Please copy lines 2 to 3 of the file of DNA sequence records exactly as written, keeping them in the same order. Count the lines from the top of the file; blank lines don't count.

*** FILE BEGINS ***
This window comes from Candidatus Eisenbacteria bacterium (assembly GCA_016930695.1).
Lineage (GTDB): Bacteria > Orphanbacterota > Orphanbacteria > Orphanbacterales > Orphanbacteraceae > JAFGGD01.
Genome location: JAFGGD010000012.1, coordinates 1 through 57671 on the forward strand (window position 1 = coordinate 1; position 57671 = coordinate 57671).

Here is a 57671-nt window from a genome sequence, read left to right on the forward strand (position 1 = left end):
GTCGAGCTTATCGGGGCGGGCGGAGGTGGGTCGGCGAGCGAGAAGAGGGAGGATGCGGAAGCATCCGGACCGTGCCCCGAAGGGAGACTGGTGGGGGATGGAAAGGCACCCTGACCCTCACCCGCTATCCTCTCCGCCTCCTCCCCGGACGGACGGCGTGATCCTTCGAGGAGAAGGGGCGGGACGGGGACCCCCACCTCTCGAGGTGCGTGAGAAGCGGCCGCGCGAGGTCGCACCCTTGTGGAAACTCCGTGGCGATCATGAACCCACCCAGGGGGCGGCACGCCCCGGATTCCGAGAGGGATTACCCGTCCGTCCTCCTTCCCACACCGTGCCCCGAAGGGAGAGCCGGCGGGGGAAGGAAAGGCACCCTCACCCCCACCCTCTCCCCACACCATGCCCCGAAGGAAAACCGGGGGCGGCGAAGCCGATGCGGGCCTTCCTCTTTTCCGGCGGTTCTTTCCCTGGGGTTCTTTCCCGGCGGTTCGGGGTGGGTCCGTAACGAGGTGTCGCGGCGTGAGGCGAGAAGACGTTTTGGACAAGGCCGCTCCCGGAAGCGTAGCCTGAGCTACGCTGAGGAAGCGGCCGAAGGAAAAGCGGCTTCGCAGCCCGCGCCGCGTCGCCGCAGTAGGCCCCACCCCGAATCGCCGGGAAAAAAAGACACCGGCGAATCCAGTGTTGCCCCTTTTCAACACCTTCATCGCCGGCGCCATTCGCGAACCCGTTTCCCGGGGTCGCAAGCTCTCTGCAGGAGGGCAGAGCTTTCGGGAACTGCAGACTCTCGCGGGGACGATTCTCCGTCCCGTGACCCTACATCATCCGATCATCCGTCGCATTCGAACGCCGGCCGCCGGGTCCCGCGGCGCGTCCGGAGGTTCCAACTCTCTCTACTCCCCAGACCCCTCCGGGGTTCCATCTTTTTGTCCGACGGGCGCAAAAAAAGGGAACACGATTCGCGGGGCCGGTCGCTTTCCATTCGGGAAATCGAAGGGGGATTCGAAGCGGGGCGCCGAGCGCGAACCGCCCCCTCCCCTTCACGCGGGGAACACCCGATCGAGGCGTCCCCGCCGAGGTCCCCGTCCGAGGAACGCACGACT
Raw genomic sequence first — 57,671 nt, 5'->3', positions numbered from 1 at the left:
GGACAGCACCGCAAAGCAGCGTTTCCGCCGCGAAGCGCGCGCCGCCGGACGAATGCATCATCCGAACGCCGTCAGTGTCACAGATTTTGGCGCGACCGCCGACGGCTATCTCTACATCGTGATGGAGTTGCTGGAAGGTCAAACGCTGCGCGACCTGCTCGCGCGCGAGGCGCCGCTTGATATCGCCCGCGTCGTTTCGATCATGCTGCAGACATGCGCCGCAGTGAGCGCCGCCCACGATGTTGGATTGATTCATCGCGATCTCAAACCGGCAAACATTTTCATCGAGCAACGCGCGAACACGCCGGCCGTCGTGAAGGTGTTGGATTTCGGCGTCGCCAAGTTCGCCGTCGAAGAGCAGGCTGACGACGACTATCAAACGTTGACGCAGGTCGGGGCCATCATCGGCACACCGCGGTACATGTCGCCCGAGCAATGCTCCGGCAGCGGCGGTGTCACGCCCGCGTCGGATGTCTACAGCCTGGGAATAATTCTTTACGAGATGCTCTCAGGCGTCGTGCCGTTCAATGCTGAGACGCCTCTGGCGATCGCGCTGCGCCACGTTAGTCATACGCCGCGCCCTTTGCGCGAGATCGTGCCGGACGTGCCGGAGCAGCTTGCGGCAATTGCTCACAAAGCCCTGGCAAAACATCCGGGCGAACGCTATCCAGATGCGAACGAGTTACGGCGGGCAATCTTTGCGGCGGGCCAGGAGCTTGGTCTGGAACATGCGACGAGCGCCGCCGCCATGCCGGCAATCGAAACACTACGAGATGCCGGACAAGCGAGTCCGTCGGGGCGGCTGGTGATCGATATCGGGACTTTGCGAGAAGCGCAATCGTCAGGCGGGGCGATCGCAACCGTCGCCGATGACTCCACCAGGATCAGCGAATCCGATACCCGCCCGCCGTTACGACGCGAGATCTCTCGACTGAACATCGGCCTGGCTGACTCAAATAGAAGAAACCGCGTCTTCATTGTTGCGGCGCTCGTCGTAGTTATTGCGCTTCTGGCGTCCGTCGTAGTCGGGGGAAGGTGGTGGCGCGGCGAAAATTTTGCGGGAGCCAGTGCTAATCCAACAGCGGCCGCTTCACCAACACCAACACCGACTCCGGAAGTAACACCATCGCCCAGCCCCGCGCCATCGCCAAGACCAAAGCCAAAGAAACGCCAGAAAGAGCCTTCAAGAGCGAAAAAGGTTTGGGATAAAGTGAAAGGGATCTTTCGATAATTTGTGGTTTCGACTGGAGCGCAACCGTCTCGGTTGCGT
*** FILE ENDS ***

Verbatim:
Lineage (GTDB): Bacteria > Orphanbacterota > Orphanbacteria > Orphanbacterales > Orphanbacteraceae > JAFGGD01.
Genome location: JAFGGD010000012.1, coordinates 1 through 57671 on the forward strand (window position 1 = coordinate 1; position 57671 = coordinate 57671).